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Dietary Reference Intakes for Water, Potassium, Sodium, Chloride, and Sulfate
fate is used to promote osmotic diarrhea, sulfate absorption is inversely proportional to the extent of the osmotic effect. Sulfate that is not absorbed in the upper gastrointestinal tract passes to the large intestine and colon, where it is either excreted in the feces, reabsorbed, or reduced by anaerobic bacteria to metabolites, such as hydrogen sulfide (Pitcher and Cummings, 1996; Roediger et al., 1997).
Because the majority of body sulfate is obtained from the ingestion of protein-derived methionine and cysteine and because the primary route of sulfate excretion is in the urine, 24-hour urinary sulfate excretion is strongly correlated with 24-hour urinary excretion of urea, the end product of dietary protein metabolism (Greer et al., 1986; Houterman et al., 1997; Sabry et al., 1965). Urinary sulfate excretion has recently been suggested as a measure of sulfur amino acid metabolism in humans (Hamadeh and Hoffer, 2001; Hoffer, 2002).
If one assumes that adults whose dietary protein needs are being met will consume a daily intake of 2 g of methionine and 2 g of cysteine, an equal amount of methionine and cysteine would be oxidized, producing 960 mg of sulfur, or 2.8 g/day of inorganic sulfate. A daily intake of inorganic sulfate as high as 1.3 g/day can be obtained from water and other beverages (0.5 g/L × 2.6 L/day). A quantity of sulfate greater than this amount would likely be produced daily from metabolism of methionine and cysteine in food plus that derived from body protein turnover. An analysis of the sulfate content of various diets using foods purchased at supermarkets suggests a large variation in daily inorganic sulfate intake, ranging from 0.2 to 1.5 g (2.1–15.8 mmol)/day1 (Florin et al., 1991). Metabolism of organic sulfur compounds, such as methionine and cysteine, supplies over half of the sulfate; the remainder is supplied from preformed sulfate in water and foods (see Table 7-1).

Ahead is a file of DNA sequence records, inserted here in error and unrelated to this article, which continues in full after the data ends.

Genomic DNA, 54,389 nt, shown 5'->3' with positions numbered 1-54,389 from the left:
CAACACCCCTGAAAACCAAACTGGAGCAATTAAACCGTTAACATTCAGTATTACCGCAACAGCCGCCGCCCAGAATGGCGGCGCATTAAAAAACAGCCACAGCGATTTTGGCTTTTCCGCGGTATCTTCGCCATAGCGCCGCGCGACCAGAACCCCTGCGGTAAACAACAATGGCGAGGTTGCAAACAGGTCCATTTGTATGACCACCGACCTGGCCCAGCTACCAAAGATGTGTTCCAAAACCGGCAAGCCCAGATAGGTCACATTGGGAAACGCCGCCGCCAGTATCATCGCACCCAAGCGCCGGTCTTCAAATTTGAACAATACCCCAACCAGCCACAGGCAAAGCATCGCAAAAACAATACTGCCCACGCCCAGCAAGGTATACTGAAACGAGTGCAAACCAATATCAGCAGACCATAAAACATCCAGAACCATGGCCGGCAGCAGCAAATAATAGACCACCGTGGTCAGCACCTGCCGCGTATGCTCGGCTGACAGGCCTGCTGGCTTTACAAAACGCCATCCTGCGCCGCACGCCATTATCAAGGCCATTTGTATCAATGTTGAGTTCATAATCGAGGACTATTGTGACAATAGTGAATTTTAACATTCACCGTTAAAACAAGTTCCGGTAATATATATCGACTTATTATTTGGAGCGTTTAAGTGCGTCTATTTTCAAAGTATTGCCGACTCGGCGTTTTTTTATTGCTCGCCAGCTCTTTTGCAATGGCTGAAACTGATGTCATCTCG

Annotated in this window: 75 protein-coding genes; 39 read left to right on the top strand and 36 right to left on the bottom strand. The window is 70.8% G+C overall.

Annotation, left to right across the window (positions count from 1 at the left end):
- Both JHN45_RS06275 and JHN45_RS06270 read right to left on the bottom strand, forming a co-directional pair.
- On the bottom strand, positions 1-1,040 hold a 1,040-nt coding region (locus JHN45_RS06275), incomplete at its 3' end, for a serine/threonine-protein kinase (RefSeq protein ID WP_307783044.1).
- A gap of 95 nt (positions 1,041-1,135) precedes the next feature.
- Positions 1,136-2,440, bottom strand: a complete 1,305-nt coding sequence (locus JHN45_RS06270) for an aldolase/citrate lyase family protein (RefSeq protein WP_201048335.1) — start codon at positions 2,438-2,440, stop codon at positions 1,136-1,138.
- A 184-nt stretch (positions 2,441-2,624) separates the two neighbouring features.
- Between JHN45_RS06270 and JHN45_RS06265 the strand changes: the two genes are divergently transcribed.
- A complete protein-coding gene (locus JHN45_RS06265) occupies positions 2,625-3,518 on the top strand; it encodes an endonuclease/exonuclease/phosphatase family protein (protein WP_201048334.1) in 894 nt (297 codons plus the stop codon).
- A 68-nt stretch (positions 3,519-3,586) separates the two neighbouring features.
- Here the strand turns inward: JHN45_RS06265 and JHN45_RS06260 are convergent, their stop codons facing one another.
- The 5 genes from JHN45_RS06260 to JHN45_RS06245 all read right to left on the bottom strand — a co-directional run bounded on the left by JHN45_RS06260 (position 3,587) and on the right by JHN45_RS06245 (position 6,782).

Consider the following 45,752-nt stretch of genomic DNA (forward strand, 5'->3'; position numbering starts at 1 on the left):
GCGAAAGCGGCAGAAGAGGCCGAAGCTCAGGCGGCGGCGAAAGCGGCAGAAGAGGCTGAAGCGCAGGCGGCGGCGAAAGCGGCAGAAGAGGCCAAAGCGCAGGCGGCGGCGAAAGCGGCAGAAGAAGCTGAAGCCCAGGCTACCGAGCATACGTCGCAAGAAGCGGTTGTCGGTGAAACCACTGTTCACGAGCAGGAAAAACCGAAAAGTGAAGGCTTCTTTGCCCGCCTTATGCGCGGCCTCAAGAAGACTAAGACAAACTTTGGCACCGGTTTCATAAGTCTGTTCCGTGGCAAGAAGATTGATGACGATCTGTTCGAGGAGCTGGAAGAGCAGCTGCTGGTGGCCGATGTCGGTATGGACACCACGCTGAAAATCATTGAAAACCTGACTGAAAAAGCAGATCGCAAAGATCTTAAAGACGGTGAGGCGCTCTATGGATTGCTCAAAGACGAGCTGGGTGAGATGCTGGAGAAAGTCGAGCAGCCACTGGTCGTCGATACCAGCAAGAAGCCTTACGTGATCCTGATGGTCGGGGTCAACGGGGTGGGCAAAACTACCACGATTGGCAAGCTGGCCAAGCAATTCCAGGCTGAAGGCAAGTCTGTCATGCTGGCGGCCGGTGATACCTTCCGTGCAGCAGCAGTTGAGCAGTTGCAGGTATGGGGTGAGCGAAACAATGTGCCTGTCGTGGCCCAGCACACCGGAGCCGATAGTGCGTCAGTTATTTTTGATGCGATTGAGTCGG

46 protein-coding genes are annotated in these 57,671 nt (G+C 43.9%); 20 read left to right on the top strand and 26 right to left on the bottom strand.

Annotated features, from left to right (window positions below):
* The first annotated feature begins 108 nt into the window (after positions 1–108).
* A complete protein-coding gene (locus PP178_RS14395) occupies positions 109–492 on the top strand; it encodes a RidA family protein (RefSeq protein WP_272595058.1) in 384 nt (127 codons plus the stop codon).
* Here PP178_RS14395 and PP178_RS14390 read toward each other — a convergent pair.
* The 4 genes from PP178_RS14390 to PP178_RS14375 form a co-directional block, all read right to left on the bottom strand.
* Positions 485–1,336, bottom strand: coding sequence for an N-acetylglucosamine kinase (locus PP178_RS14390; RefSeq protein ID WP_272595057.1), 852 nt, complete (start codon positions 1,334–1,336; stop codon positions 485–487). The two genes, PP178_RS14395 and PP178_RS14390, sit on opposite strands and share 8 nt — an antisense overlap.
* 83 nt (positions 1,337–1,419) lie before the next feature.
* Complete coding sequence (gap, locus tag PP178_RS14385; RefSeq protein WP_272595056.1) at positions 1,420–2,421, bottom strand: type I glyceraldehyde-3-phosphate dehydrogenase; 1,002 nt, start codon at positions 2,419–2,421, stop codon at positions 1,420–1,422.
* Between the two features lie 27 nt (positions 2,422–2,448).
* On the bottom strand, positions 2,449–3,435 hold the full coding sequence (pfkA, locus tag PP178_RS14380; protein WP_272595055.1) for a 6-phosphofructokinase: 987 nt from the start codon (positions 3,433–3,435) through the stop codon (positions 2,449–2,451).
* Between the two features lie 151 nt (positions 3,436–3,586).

Clinical Effects of Inadequate Intake
Extensive work with laboratory animals has shown that growth is stunted when dietary sulfate is purposely eliminated from both the food and water supply and when sulfur amino acids, particularly cysteine, are provided at levels resulting in deficiency signs. Importantly, the addition of sulfate to these deficient diets resulted in
To convert mmol of sulfate to mg of sulfate, multiply mmol by 96.1 (the molecular weight of sulfate).